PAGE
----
Auxiliary Sailing Yachts offer Luxury and First- Class Crew in Off-the-Beaten-Track Destinations.
Sailing Vacations are available aboard modern or classic, auxiliary-powered, mono-hull sailing yachts, operated by two to four European crew in the Caribbean, Mediterranean and destinations worldwide. They range in size from 40 feet to 200 feet and are perfect for people who want to experience the thrill of ocean sailing. Mono-hull sailing yachts heel to a point, then stay there, and, once underway, offer exhilarating sailing. They are available in off-the-beaten-track cruising grounds, including the Eastern Caribbean, the South Pacific and the Mediterranean, all of which offer world-class sailing. Auxiliary sailing yachts are designed for off-shore passages – hence, many of them cross the Atlantic, headed for the Caribbean during late fall, then sail back to New England and the Mediterranean in Spring. However, we offer cruises aboard them along just the coast or islands grouped close together only, as an ideal charter prefers to keep sailing to a maximum of 4 hours daily . All of them offer luxury accommodations and first class crew.
Auxiliary-powered, mono-hull sailing vessels are ideal yachts for multi-generational families. With large master staterooms aft and VIP cabins amidships, and upper and lower bunks forward, and shared bathrooms, they are perfect for families. Mono-hull vessels are the yacht of choice for sailing offshore, because their bottle-shaped hulls are stronger than two hulls that have to be riveted together. Sailing yachts are clean on the environment, and sailing is incredibly relaxing.
Classic, wooden, sailing yachts are making a comeback. Many wooden yachts are being built today along the lines of older designs. They continue to be popular charter yachts, because they are beautiful to look at. Their teak and bright work, hand-carved fiddle rails, brass lanterns, gimbaled tables, sweet lines, leaded glass lockers, teak decks, shiny winches, and long bowsprits hark back to the Olden Days, and classic yachts are fast-sailing! Classic yachts turn heads at the marina.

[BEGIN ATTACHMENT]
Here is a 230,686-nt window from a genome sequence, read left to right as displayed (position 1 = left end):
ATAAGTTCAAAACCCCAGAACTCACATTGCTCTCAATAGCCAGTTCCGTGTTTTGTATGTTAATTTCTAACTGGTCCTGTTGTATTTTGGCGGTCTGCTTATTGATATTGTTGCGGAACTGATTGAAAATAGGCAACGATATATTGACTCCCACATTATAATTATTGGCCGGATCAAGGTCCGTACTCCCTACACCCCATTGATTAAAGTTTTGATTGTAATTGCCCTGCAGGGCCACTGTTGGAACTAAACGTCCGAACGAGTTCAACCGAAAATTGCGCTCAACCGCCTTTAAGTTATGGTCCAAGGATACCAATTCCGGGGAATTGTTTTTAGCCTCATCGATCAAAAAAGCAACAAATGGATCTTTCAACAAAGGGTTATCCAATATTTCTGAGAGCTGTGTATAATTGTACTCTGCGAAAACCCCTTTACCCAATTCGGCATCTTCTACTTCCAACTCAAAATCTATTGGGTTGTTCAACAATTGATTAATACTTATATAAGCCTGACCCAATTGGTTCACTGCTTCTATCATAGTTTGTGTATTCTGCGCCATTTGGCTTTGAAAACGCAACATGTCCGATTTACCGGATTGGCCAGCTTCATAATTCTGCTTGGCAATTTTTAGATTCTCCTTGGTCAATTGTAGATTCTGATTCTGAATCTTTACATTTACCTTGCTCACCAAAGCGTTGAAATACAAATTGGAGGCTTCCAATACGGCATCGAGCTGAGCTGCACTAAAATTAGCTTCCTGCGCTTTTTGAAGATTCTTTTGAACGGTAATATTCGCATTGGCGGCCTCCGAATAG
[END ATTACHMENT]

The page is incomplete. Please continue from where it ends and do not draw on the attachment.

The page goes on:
Costs – Weekly rates for Sailing Yachts in the Eastern Caribbean normally include everything except bar, which is sold by the bottle at cost price; however, some of the large sailing yachts charge extra for food and operating costs. When rates include food, they usually slide according to the number of people in the party. When rates do not include food and operating costs, it’s customary to wire a 30% Advance Provisioning Allowance (APA) to the captain a month in advance of the cruise. In the Mediterranean, rates for sailing yachts are almost always “plus expenses.” While there is no VAT tax in the Caribbean (except in St. Barths), there is VAT tax in the Mediterranean, and the amount depends on the country. Usually this is about 6.5% of the charter fee. It’s customary to tip the crew between 5% and 15% of the charter fee, at the charterer’s discretion.